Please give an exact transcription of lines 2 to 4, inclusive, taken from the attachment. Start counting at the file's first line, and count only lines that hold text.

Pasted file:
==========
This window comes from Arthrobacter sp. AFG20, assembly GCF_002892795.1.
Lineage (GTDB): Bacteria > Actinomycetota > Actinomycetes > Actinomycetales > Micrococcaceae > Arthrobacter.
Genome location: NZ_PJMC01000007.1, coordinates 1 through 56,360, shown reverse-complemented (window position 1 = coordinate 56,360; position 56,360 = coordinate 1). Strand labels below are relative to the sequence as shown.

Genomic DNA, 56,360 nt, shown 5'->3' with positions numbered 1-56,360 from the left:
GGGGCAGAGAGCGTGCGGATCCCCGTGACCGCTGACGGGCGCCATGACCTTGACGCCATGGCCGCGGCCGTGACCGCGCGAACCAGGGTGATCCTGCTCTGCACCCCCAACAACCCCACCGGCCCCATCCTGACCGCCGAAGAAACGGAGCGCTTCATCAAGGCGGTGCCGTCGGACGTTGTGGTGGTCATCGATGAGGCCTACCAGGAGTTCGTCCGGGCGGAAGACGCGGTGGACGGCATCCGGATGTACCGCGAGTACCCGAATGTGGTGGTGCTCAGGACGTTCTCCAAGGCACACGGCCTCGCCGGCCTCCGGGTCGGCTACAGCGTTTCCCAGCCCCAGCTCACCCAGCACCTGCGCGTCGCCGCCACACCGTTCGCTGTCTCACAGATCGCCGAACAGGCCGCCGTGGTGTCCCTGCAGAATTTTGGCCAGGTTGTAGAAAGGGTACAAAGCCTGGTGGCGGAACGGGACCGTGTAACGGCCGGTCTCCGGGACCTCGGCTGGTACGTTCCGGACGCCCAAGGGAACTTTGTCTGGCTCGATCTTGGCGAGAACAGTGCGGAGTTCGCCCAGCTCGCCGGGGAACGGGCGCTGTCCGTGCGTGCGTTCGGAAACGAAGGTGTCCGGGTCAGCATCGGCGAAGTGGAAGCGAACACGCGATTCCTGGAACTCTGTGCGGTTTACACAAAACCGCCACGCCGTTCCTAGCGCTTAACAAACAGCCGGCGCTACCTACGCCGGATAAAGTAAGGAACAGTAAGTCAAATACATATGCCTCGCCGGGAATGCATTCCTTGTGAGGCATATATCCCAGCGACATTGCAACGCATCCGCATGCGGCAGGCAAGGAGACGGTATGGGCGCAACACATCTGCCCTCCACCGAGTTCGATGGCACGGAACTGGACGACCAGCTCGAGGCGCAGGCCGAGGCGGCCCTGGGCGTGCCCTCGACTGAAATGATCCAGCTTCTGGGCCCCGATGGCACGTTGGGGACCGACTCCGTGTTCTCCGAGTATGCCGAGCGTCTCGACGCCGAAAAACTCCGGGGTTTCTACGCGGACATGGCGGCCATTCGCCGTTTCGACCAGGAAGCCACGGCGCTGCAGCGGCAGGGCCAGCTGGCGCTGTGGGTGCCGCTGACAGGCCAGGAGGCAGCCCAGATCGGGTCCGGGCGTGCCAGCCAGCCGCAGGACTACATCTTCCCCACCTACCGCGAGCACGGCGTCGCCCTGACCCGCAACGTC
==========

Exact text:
Lineage (GTDB): Bacteria > Actinomycetota > Actinomycetes > Actinomycetales > Micrococcaceae > Arthrobacter.
Genome location: NZ_PJMC01000007.1, coordinates 1 through 56,360, shown reverse-complemented (window position 1 = coordinate 56,360; position 56,360 = coordinate 1). Strand labels below are relative to the sequence as shown.

Genomic DNA, 56,360 nt, shown 5'->3' with positions numbered 1-56,360 from the left: